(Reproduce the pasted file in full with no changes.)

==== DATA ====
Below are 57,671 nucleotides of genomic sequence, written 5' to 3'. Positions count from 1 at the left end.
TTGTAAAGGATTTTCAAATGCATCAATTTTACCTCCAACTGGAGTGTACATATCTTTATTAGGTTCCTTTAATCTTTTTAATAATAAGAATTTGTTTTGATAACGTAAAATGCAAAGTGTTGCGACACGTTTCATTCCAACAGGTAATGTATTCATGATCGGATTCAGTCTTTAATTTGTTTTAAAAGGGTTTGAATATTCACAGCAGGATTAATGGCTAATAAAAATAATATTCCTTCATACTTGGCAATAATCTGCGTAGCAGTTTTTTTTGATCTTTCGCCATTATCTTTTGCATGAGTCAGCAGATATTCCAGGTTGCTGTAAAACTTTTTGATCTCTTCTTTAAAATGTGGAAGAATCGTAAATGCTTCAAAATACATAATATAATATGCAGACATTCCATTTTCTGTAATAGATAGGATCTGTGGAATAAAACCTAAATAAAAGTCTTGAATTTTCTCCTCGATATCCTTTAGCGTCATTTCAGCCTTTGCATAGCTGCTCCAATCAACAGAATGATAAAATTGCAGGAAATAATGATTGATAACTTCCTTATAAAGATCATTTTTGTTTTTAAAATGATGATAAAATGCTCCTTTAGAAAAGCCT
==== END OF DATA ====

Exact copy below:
Below are 57,671 nucleotides of genomic sequence, written 5' to 3'. Positions count from 1 at the left end.
TTGTAAAGGATTTTCAAATGCATCAATTTTACCTCCAACTGGAGTGTACATATCTTTATTAGGTTCCTTTAATCTTTTTAATAATAAGAATTTGTTTTGATAACGTAAAATGCAAAGTGTTGCGACACGTTTCATTCCAACAGGTAATGTATTCATGATCGGATTCAGTCTTTAATTTGTTTTAAAAGGGTTTGAATATTCACAGCAGGATTAATGGCTAATAAAAATAATATTCCTTCATACTTGGCAATAATCTGCGTAGCAGTTTTTTTTGATCTTTCGCCATTATCTTTTGCATGAGTCAGCAGATATTCCAGGTTGCTGTAAAACTTTTTGATCTCTTCTTTAAAATGTGGAAGAATCGTAAATGCTTCAAAATACATAATATAATATGCAGACATTCCATTTTCTGTAATAGATAGGATCTGTGGAATAAAACCTAAATAAAAGTCTTGAATTTTCTCCTCGATATCCTTTAGCGTCATTTCAGCCTTTGCATAGCTGCTCCAATCAACAGAATGATAAAATTGCAGGAAATAATGATTGATAACTTCCTTATAAAGATCATTTTTGTTTTTAAAATGATGATAAAATGCTCCTTTAGAAAAGCCT